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Strategies for Media ReformInternational Perspectives$
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Des Freedman, Jonathan Obar, Cheryl Martens, and Robert W. McChesney

Print publication date: 2016

Print ISBN-13: 9780823271641

Published to Fordham Scholarship Online: January 2017

DOI: 10.5422/fordham/9780823271641.001.0001

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Reforming or Conforming?

Reforming or Conforming?

The Contribution of Communication Studies to Media Policy in Switzerland

Chapter:
(p.239) Chapter Nineteen Reforming or Conforming?
Source:
Strategies for Media Reform
Author(s):

Manuel Puppis

Matthias Künzler

Publisher:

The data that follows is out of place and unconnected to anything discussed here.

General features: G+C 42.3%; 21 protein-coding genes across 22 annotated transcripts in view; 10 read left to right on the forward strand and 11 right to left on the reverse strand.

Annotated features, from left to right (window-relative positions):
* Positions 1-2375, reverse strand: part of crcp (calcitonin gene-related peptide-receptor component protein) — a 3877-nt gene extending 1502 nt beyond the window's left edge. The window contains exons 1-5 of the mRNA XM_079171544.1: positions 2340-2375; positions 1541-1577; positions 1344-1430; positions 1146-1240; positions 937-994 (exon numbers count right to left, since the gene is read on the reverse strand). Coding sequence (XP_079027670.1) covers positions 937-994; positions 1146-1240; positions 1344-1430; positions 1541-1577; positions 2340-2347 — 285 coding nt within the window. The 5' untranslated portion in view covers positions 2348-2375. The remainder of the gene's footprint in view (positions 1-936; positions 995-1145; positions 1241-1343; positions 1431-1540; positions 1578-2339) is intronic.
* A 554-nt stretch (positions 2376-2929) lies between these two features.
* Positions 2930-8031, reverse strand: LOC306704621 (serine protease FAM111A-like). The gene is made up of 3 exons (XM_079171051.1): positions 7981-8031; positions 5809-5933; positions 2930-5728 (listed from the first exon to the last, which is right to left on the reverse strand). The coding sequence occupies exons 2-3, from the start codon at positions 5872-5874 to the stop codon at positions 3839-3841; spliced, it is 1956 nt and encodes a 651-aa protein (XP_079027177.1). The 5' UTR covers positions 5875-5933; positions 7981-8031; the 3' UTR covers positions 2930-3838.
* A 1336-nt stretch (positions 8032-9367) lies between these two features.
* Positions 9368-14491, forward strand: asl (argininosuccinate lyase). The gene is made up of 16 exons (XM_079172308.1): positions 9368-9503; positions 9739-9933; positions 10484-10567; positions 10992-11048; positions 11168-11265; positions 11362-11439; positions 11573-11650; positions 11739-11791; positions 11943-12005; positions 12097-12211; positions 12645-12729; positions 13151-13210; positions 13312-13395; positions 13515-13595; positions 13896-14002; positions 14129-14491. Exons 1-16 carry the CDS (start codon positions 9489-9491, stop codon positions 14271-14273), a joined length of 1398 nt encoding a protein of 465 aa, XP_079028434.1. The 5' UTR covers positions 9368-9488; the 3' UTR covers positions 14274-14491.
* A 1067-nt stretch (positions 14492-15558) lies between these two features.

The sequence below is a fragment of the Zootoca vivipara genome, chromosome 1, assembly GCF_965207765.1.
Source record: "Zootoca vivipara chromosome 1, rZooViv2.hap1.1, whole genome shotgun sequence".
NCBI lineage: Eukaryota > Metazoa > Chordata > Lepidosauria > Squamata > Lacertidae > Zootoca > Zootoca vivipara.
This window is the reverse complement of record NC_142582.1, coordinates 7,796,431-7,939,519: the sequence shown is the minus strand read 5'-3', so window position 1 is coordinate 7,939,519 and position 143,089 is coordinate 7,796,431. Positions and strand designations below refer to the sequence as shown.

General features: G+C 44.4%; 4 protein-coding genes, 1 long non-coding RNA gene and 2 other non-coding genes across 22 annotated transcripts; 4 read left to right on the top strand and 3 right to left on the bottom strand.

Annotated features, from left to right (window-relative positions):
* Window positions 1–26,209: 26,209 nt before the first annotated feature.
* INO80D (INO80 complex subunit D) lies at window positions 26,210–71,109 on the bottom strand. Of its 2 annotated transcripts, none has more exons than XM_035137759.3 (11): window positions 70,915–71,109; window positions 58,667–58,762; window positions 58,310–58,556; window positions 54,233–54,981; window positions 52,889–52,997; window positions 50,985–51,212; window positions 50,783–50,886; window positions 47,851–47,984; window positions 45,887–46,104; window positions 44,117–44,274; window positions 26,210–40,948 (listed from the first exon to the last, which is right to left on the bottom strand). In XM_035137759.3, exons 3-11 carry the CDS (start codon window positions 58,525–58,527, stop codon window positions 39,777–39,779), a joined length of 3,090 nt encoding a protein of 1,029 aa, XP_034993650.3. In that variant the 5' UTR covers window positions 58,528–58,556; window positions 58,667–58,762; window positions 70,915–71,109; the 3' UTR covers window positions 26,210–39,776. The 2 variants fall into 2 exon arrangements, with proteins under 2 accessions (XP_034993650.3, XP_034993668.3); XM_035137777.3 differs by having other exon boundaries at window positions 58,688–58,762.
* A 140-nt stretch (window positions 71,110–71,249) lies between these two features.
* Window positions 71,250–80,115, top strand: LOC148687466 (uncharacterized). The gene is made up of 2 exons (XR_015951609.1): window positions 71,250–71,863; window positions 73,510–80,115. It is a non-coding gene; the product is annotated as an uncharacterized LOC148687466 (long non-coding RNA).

Fordham University Press
DOI:10.5422/fordham/9780823271641.003.0019

For over 40 years communication studies in Switzerland has been involved in media policy-making. While these activities helped in institutionalizing communication as an academic discipline and provided policy-makers with much needed knowledge that is unaffected by vested interests, results show that most studies fell short of driving reforms that aim at more diverse and participatory media systems. Instead of suggesting progressive reforms, many scholars’ recommendations conformed to interests of political and media elites. The current media crisis, which led to new research devoted to critical analyses of ownership concentration, diversity and funding options for media as well as to the formation of a new federal media commission, should be seen as a chance to reform the media system. Direct subsidies to new independent online news organizations, strong support for public service broadcasting and restrictions of further consolidation of media ownership promise to conduce to a media system that is able to fulfil its function for democracy.

Keywords:   academic involvement in policy-making, communication studies, media policy, role of research, Switzerland

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